Inflation and recession
Ibrahim Khalil Jewel: Business has been going through major ups and downs over the world including Bangladesh for several years. At that time there was geo-political tension as well as epidemics and wars. These continue to have a negative impact on the economy. There is still no news of hope before the world. Two enemies are visible like high inflation and economic stagnation. So must be prepared against them.
The last dire situation was in the seventies. So, the question naturally arises as to what should be done or what steps should be taken by those who are in the executive positions of companies today.
The Economist reports that companies have already started taking measures to combat inflation. In 2022, the share prices of companies fell due to several reasons. Motor company Ford said it spent a billion dollars in the third quarter of this year, which is more than forecast. Manufacturing costs at euro zone companies have risen by more than 40 percent year-on-year. There has been an increase in fuel prices. But the hope is that consumer demand is still strong despite rising production costs.
Because various types of government incentives started during the Corona pandemic are still ongoing, which are playing a positive role in American business.
In 2023, managers will face two challenges to sustain profits. The first is the massive increase in production costs. However, fuel price hikes may stop. Yet it will be in a position to contribute to rising wages and other prices. A second pressure may come from falling demand. Even if European governments take action, consumers will spend less. Because their purchasing power has decreased.
The economy is going to be under pressure as a result of increasing interest rates in the United States.
A survey conducted by consulting firm Deloitte found that 39 percent of financial company executives said the U.S. is going to stagnate in 2023. But 46 percent think the U.S. is actually going into an economic recession.
Since various elements of stagnation are inevitable. Therefore, CEOs of companies will formulate mixed strategies. Many of them will try to pass the cost of production on to the consumer. In 2022, McDonald’s raised the price of its cheeseburger in Britain for the first time in 14 years. Other companies have followed the same path. But this matter is not comforting. This is because it can have a negative impact on consumers, which can reduce the company’s market share or revenue.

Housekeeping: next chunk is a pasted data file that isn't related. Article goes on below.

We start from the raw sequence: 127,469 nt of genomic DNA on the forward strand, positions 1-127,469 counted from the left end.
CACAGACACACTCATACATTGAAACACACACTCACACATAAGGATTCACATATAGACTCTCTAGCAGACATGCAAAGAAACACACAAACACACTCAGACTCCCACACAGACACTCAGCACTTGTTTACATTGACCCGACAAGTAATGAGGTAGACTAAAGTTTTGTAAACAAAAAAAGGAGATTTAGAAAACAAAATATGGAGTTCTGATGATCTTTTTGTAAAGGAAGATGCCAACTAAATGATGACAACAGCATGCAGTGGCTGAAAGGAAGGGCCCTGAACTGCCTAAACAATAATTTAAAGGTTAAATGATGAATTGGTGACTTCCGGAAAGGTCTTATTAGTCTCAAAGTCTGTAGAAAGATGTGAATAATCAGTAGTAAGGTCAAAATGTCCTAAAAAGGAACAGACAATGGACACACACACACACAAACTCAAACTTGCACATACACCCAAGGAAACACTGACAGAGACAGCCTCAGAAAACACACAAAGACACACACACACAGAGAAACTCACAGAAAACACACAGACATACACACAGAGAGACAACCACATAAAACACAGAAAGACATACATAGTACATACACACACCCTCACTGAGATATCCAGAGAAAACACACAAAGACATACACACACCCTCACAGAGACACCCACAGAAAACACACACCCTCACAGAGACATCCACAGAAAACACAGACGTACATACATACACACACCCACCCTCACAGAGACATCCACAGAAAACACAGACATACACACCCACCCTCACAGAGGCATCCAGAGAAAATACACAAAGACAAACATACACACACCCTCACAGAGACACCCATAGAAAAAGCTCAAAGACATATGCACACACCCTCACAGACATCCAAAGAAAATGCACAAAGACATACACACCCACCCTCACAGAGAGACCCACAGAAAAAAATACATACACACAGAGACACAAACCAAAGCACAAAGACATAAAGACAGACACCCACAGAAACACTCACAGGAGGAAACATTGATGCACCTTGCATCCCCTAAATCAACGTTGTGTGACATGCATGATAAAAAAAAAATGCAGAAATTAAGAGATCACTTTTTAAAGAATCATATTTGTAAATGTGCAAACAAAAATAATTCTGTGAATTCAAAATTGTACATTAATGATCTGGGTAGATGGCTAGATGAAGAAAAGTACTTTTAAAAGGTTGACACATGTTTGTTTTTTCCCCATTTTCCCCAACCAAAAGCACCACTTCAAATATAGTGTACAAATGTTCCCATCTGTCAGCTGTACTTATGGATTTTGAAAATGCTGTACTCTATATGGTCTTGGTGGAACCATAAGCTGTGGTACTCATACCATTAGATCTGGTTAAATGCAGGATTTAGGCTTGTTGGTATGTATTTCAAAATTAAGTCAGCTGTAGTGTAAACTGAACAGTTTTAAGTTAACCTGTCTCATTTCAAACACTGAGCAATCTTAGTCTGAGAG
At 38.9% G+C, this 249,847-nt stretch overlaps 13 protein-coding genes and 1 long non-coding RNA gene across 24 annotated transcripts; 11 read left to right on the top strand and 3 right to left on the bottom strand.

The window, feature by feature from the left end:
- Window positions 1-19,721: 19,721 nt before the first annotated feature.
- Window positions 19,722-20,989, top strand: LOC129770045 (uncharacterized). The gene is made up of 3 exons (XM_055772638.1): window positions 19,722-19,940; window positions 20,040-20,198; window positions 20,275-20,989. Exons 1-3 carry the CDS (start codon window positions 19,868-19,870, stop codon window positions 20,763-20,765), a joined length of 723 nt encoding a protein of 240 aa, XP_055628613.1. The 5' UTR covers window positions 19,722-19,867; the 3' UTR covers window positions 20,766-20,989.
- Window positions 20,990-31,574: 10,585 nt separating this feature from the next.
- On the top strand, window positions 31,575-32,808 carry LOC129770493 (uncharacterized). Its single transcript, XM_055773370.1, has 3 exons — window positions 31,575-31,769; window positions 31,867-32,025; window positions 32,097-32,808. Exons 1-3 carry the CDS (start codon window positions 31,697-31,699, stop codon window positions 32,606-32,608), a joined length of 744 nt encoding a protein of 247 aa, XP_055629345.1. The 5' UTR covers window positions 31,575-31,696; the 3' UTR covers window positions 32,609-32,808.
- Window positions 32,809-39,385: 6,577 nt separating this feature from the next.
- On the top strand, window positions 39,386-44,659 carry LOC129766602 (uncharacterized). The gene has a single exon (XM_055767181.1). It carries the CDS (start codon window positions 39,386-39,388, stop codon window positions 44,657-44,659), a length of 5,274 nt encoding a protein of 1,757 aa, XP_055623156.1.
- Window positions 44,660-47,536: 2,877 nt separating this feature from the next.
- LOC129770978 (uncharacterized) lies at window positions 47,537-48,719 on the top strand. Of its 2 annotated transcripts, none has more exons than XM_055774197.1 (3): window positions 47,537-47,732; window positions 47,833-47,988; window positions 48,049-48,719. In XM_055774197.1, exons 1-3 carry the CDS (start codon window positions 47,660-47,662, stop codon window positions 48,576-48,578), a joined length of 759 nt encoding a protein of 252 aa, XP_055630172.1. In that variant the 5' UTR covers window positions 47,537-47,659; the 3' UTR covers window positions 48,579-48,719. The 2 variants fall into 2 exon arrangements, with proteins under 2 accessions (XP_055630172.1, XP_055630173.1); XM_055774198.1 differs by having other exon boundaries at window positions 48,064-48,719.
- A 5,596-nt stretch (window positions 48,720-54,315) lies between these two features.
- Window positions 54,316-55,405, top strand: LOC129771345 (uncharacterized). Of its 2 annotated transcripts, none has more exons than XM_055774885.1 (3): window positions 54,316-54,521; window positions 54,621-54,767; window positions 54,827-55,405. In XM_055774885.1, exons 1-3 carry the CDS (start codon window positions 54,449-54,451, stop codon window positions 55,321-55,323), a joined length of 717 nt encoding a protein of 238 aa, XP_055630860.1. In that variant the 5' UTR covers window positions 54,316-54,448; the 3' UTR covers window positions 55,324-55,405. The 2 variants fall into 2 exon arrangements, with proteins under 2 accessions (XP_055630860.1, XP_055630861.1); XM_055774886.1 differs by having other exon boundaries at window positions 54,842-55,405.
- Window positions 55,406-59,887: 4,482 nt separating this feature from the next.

Many companies cannot do well by raising prices. Because consumers may walk away. So many will implement contractionary policies. For example, chocolates will be smaller in size and will keep the price the same. Some will seek to contain costs through efficiency gains. Rising energy costs have already changed the supply systems of European companies.
Despite the challenges of recent years, many good companies will emerge. Moreover, distressed investors will fire leading executives due to rising costs and collapsing market share. But the reputation of those who do good in the midst of trouble will increase greatly.
Three shocks have combined to cause this turmoil. The biggest is geopolitical. The American-led post-war world order is being challenged, most obviously by Mr Putin, and most profoundly by the persistently worsening relationship between America and Xi Jinping’s China. The resolve with which America and European countries responded to Russia’s aggression may have revitalised the idea of “the West”, particularly the transatlantic alliance. But it has widened the gap between the West and the rest. The majority of people in the world live in countries that do not support Western sanctions on Russia.
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